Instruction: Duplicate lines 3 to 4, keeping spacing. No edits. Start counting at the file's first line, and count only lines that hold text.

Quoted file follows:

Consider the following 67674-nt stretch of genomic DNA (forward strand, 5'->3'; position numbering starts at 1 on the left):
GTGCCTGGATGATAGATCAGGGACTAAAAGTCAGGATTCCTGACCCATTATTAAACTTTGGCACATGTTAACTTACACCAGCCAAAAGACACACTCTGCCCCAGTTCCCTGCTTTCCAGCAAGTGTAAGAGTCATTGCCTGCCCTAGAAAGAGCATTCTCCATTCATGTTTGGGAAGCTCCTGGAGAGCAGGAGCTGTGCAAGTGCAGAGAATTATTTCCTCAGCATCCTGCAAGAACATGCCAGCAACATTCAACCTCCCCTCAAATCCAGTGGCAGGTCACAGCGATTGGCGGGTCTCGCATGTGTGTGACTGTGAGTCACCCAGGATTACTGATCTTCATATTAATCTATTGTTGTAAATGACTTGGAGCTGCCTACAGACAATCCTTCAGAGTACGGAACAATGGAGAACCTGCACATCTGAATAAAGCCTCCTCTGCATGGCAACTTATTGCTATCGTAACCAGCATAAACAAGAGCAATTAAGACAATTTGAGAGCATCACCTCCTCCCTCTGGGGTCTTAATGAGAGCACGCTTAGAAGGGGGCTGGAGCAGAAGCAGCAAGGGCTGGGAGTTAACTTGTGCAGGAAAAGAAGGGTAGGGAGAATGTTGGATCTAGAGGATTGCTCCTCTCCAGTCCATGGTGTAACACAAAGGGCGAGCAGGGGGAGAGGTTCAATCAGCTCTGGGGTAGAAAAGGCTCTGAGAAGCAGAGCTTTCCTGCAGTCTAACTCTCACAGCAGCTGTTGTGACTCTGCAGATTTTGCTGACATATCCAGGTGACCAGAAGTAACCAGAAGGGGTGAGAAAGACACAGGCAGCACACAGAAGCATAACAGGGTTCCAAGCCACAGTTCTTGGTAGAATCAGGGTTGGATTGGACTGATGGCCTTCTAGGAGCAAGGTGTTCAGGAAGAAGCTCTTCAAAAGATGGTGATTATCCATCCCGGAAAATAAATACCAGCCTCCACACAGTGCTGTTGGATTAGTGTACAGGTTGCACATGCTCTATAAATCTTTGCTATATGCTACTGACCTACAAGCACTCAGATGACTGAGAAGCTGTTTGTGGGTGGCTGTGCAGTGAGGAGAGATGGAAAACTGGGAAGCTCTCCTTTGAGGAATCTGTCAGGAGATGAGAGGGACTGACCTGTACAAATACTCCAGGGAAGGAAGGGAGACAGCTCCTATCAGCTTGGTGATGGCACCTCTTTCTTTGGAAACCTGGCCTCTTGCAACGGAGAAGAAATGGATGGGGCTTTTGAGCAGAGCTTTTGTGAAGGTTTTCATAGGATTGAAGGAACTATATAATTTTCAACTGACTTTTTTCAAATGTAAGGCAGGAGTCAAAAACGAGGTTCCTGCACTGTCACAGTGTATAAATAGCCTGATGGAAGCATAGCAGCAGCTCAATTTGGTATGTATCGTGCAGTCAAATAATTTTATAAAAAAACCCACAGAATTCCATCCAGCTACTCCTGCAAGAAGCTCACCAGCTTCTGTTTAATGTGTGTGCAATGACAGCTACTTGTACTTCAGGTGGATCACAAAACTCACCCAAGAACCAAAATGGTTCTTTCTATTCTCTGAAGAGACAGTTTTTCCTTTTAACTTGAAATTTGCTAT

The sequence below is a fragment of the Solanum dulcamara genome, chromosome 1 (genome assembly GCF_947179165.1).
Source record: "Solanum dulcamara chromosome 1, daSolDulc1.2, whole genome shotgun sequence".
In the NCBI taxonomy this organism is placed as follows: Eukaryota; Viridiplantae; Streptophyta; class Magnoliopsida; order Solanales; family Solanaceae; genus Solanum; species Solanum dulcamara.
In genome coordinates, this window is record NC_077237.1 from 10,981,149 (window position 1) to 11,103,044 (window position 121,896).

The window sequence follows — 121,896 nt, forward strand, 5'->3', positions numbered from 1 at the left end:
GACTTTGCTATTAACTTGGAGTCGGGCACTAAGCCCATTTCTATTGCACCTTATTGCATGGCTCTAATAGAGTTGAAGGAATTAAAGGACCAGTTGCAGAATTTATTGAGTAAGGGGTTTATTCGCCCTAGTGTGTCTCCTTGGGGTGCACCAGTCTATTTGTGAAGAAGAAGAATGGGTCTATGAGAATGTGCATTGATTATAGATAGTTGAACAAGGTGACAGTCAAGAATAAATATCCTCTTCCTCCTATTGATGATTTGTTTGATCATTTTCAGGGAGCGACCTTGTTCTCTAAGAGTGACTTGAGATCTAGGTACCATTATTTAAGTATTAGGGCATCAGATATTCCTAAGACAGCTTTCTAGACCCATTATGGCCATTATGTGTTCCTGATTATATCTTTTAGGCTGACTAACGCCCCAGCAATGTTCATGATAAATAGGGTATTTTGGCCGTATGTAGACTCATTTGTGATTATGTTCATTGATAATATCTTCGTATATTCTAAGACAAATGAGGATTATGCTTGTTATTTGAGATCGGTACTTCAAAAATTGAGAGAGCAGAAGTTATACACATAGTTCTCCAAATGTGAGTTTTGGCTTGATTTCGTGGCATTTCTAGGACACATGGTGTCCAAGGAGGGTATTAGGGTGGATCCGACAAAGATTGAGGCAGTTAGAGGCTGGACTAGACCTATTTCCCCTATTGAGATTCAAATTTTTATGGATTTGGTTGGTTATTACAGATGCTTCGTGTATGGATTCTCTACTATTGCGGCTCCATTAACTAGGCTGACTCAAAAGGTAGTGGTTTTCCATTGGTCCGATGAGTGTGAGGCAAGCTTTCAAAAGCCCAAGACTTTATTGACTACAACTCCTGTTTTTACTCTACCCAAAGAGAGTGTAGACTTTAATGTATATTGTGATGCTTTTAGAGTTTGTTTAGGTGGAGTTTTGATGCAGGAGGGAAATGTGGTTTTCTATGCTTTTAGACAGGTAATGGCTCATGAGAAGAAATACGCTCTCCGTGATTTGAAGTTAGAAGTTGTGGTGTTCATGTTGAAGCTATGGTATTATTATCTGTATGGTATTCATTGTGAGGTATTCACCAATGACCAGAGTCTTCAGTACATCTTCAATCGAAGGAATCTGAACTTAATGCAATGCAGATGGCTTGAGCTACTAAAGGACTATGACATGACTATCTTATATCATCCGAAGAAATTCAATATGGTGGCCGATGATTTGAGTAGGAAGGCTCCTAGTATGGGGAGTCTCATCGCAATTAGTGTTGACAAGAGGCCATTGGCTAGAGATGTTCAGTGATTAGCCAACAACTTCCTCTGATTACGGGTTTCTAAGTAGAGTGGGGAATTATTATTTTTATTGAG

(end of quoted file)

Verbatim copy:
The sequence below is a fragment of the Solanum dulcamara genome, chromosome 1 (genome assembly GCF_947179165.1).
Source record: "Solanum dulcamara chromosome 1, daSolDulc1.2, whole genome shotgun sequence".